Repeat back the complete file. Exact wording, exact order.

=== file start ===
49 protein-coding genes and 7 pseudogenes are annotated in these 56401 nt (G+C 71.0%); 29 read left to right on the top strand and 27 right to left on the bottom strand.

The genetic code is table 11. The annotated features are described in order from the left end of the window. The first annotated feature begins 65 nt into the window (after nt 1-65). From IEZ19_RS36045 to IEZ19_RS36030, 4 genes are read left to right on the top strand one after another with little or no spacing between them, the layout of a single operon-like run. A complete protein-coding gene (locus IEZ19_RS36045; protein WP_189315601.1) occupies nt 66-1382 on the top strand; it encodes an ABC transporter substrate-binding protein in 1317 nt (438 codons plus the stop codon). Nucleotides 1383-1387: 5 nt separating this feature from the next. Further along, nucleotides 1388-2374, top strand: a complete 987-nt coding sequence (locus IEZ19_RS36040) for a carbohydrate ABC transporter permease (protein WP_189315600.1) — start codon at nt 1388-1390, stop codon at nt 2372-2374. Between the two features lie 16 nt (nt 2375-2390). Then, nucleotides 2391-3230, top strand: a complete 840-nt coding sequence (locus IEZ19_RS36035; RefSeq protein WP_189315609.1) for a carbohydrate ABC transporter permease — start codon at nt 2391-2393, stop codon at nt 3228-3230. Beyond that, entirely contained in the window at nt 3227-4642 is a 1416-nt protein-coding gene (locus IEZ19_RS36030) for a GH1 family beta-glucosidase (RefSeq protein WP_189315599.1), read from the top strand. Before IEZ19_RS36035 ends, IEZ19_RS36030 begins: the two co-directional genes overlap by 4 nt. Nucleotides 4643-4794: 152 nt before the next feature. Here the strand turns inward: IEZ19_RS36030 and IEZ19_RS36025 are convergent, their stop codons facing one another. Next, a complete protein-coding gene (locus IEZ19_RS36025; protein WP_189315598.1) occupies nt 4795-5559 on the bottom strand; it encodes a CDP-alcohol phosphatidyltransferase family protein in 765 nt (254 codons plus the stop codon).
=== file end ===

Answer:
49 protein-coding genes and 7 pseudogenes are annotated in these 56401 nt (G+C 71.0%); 29 read left to right on the top strand and 27 right to left on the bottom strand.

The genetic code is table 11. The annotated features are described in order from the left end of the window. The first annotated feature begins 65 nt into the window (after nt 1-65). From IEZ19_RS36045 to IEZ19_RS36030, 4 genes are read left to right on the top strand one after another with little or no spacing between them, the layout of a single operon-like run. A complete protein-coding gene (locus IEZ19_RS36045; protein WP_189315601.1) occupies nt 66-1382 on the top strand; it encodes an ABC transporter substrate-binding protein in 1317 nt (438 codons plus the stop codon). Nucleotides 1383-1387: 5 nt separating this feature from the next. Further along, nucleotides 1388-2374, top strand: a complete 987-nt coding sequence (locus IEZ19_RS36040) for a carbohydrate ABC transporter permease (protein WP_189315600.1) — start codon at nt 1388-1390, stop codon at nt 2372-2374. Between the two features lie 16 nt (nt 2375-2390). Then, nucleotides 2391-3230, top strand: a complete 840-nt coding sequence (locus IEZ19_RS36035; RefSeq protein WP_189315609.1) for a carbohydrate ABC transporter permease — start codon at nt 2391-2393, stop codon at nt 3228-3230. Beyond that, entirely contained in the window at nt 3227-4642 is a 1416-nt protein-coding gene (locus IEZ19_RS36030) for a GH1 family beta-glucosidase (RefSeq protein WP_189315599.1), read from the top strand. Before IEZ19_RS36035 ends, IEZ19_RS36030 begins: the two co-directional genes overlap by 4 nt. Nucleotides 4643-4794: 152 nt before the next feature. Here the strand turns inward: IEZ19_RS36030 and IEZ19_RS36025 are convergent, their stop codons facing one another. Next, a complete protein-coding gene (locus IEZ19_RS36025; protein WP_189315598.1) occupies nt 4795-5559 on the bottom strand; it encodes a CDP-alcohol phosphatidyltransferase family protein in 765 nt (254 codons plus the stop codon).